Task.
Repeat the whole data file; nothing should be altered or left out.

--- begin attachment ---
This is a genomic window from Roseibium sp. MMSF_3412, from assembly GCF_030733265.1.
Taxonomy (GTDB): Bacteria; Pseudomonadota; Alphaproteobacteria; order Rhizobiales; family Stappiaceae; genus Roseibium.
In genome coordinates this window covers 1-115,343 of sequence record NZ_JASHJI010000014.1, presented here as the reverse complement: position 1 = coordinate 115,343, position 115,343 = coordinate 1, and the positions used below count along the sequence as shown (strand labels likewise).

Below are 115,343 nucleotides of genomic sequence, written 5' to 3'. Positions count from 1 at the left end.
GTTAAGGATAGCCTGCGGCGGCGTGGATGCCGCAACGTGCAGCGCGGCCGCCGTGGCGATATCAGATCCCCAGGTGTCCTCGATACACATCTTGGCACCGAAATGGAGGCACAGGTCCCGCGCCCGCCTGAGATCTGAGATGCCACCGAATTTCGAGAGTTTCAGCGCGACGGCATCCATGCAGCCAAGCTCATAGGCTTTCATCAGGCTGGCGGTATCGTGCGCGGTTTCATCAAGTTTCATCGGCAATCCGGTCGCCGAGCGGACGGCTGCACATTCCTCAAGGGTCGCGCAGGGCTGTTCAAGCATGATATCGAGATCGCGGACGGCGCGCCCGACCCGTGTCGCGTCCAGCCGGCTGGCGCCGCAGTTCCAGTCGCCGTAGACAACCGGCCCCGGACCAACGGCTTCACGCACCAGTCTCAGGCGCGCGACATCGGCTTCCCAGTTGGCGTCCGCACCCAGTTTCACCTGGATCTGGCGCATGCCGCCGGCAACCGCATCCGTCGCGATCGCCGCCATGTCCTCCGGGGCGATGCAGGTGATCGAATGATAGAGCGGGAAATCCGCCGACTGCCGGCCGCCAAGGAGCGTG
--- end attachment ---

This is a genomic window from Roseibium sp. MMSF_3412, from assembly GCF_030733265.1.
Taxonomy (GTDB): Bacteria; Pseudomonadota; Alphaproteobacteria; order Rhizobiales; family Stappiaceae; genus Roseibium.
In genome coordinates this window covers 1-115,343 of sequence record NZ_JASHJI010000014.1, presented here as the reverse complement: position 1 = coordinate 115,343, position 115,343 = coordinate 1, and the positions used below count along the sequence as shown (strand labels likewise).

Below are 115,343 nucleotides of genomic sequence, written 5' to 3'. Positions count from 1 at the left end.
GTTAAGGATAGCCTGCGGCGGCGTGGATGCCGCAACGTGCAGCGCGGCCGCCGTGGCGATATCAGATCCCCAGGTGTCCTCGATACACATCTTGGCACCGAAATGGAGGCACAGGTCCCGCGCCCGCCTGAGATCTGAGATGCCACCGAATTTCGAGAGTTTCAGCGCGACGGCATCCATGCAGCCAAGCTCATAGGCTTTCATCAGGCTGGCGGTATCGTGCGCGGTTTCATCAAGTTTCATCGGCAATCCGGTCGCCGAGCGGACGGCTGCACATTCCTCAAGGGTCGCGCAGGGCTGTTCAAGCATGATATCGAGATCGCGGACGGCGCGCCCGACCCGTGTCGCGTCCAGCCGGCTGGCGCCGCAGTTCCAGTCGCCGTAGACAACCGGCCCCGGACCAACGGCTTCACGCACCAGTCTCAGGCGCGCGACATCGGCTTCCCAGTTGGCGTCCGCACCCAGTTTCACCTGGATCTGGCGCATGCCGCCGGCAACCGCATCCGTCGCGATCGCCGCCATGTCCTCCGGGGCGATGCAGGTGATCGAATGATAGAGCGGGAAATCCGCCGACTGCCGGCCGCCAAGGAGCGTG